Breathing is quietly becoming a perilous instead of life-giving activity. This is why, following a United Nations resolution of November 2019, the international community has been observing 7 September as the International Day of Clean Air for Blue Skies.

Also known as World Clean Air Day, it is a day on which the UN through its resolution stresses the importance and urgency of raising awareness at all levels about the poor air quality and the toxicity thereof. The day is meant to encourage everyone to act and engage in activities that lead to the improvement of the quality of the air we breathe. This year’s theme for the fourth annual celebration of this notable day is Together for Clean Air.

This theme is chosen at a time when the World Health Organisation (WHO) has warned that almost the entire world population (99%) is now breathing polluted air that is threatening to their health. It is a frighteningly high figure that has gradually risen from 91% in 2016. Pollutants originating primarily from human activities associated with fossil fuel combustion continue to compromise the quality of the air we breathe. Consequently, breathing is quietly becoming a perilous instead of life-giving activity.

The UN Environment Programme (UNEP) has reported that about 2.4 billion people are exposed to dangerous levels of household air pollution. According to the WHO, “People living in lower and middle-income countries are the most exposed to air pollution. They are also the least covered in terms of air quality measurement.” Continuous exposure to polluted air is not only causing pulmonary, respiratory, cardiovascular and cerebrovascular diseases but also generally compromise one’s health and vital organs. Consequently, about 6 to 7 million people a year, as reported by UNEP, die as a result of breathing polluted air. These many premature deaths can and should be avoided if human behaviour that is detrimental to the atmosphere and the environment were to change.

Clean air is not only crucial for our health but also for mitigating climate change. Air pollution with the short-lived climate pollutants (SLCPs) are also responsible for climate change. According to Climate and Clean Air Coalition, SLCPs - black carbon, methane, tropospheric ozone, and hydrofluorocarbons (HFCs) – are the principal contributors to anthropogenic global warming after carbon dioxide. They are liable for up to 45% of current global warming. Inaction and procrastination toward reduction of this trajectory will result in SLCPs being responsible for as much as half of global warming caused by human activity.

The crisis of air pollution is an emergency that can no longer be ignored, nor can it be tackled individually or in silos. It is a catastrophe that need consociated efforts between sectors and beyond silos, among stakeholders like individuals, civil and religious communities, NGOs, governments, business, etc. to cooperate and work together for clean air.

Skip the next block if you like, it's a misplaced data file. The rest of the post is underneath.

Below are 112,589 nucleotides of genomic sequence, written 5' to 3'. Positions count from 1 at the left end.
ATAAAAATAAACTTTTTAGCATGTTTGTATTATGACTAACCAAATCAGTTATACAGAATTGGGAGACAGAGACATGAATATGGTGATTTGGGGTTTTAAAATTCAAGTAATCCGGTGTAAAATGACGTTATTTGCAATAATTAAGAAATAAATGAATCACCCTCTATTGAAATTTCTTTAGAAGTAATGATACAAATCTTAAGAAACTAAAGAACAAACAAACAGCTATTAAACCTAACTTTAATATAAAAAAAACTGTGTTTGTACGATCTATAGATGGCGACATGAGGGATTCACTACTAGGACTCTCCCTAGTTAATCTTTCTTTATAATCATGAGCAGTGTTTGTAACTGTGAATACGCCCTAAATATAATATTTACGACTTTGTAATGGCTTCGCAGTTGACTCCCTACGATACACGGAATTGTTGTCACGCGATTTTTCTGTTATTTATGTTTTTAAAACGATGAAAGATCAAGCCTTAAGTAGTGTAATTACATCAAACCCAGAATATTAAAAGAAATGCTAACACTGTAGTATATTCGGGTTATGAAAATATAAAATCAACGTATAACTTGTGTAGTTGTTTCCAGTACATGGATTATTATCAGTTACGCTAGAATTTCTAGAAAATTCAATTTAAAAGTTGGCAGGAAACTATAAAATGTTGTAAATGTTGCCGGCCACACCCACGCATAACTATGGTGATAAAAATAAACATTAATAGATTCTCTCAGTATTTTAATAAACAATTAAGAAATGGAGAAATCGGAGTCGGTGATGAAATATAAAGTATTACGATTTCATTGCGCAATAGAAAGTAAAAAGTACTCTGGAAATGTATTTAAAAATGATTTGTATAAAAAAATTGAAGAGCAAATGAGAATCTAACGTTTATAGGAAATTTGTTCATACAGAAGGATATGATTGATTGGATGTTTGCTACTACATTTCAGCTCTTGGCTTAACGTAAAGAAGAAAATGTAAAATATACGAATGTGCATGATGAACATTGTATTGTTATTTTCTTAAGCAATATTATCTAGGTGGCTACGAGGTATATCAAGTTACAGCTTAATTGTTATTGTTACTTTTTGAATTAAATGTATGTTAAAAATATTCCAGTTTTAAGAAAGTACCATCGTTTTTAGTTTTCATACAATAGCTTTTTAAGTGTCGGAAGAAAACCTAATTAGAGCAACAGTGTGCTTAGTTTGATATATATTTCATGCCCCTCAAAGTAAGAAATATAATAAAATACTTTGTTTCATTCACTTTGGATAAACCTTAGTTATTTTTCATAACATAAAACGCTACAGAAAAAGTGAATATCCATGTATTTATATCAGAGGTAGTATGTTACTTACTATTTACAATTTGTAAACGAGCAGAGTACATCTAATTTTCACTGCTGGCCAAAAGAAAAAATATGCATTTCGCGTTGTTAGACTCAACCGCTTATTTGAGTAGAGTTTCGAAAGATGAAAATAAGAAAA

Coincidentally, the International Day of Clean Air for Blue Skies is commemorated during the time of the Season of Creation (1 September – 4 October) when Christians around the world pray and carry out activities for the purpose of mitigating climate change and promotion of the protection of the rest of God’s creation. This ecumenical effort by Christian Churches is just but one good example of how different stakeholders can come together to highlight the crisis, not only of pollution but of climate change and promote activities and ways of mitigating the crisis. This is one of the practices that can be emulated and perpetuated beyond religious confines for the wellbeing of the atmosphere and the environment.

The transboundary nature of air pollution, the reported figures of people exposed to polluted air, the health damage resulting in that exposure and those dying as a result of breathing polluted air, should highlight the gravity of the problem and the urgent need for mitigating actions. “Together for Clean Air,” like Pope Francis’ call for everyone to take action in care for our common home (Laudato Si’: On Care for Our Common Home), is an appeal for all to take responsibility to protect the earth’s atmosphere and to ensure a clean and healthy air for everyone.

Reports from scientists and other interested experts portray a calamitous future if the imprudent and selfish anthropocentricism that continue to pollute the air, damage the environment and our common home does not stop. Leaders from all spheres of life need to encourage and inspire their followers to work together not only for reduction in greenhouse gas emissions and air pollutants, but also for the care of creation and to heal the brokenness Pope Francis laments in his encyclical Laudato Si’. One hopes that the theme “Together for Clean Air,” will encourage and remind everyone that there’s an urgent need for all to come together against the worsening conditions of our atmosphere and environment.

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